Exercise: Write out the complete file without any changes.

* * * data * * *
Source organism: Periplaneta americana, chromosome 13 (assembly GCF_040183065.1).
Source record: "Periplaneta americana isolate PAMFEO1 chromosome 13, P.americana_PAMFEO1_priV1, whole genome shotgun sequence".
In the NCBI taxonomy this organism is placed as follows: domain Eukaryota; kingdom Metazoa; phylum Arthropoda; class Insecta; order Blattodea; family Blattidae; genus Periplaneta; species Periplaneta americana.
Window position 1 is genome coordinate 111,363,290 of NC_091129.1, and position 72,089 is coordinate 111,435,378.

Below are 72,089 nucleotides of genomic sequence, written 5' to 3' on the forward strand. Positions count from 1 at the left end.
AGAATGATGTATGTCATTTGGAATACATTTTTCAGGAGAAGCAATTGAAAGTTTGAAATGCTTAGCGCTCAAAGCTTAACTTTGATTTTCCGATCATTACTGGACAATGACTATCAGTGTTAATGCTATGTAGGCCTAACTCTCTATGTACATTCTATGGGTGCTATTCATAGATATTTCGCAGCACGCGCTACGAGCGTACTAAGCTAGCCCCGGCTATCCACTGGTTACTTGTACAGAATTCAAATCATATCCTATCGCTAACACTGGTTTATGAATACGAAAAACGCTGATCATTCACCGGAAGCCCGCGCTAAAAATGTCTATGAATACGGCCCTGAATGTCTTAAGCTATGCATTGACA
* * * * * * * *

Source organism: Periplaneta americana, chromosome 13 (assembly GCF_040183065.1).
Source record: "Periplaneta americana isolate PAMFEO1 chromosome 13, P.americana_PAMFEO1_priV1, whole genome shotgun sequence".
In the NCBI taxonomy this organism is placed as follows: domain Eukaryota; kingdom Metazoa; phylum Arthropoda; class Insecta; order Blattodea; family Blattidae; genus Periplaneta; species Periplaneta americana.
Window position 1 is genome coordinate 111,363,290 of NC_091129.1, and position 72,089 is coordinate 111,435,378.

Below are 72,089 nucleotides of genomic sequence, written 5' to 3' on the forward strand. Positions count from 1 at the left end.
AGAATGATGTATGTCATTTGGAATACATTTTTCAGGAGAAGCAATTGAAAGTTTGAAATGCTTAGCGCTCAAAGCTTAACTTTGATTTTCCGATCATTACTGGACAATGACTATCAGTGTTAATGCTATGTAGGCCTAACTCTCTATGTACATTCTATGGGTGCTATTCATAGATATTTCGCAGCACGCGCTACGAGCGTACTAAGCTAGCCCCGGCTATCCACTGGTTACTTGTACAGAATTCAAATCATATCCTATCGCTAACACTGGTTTATGAATACGAAAAACGCTGATCATTCACCGGAAGCCCGCGCTAAAAATGTCTATGAATACGGCCCTGAATGTCTTAAGCTATGCATTGACA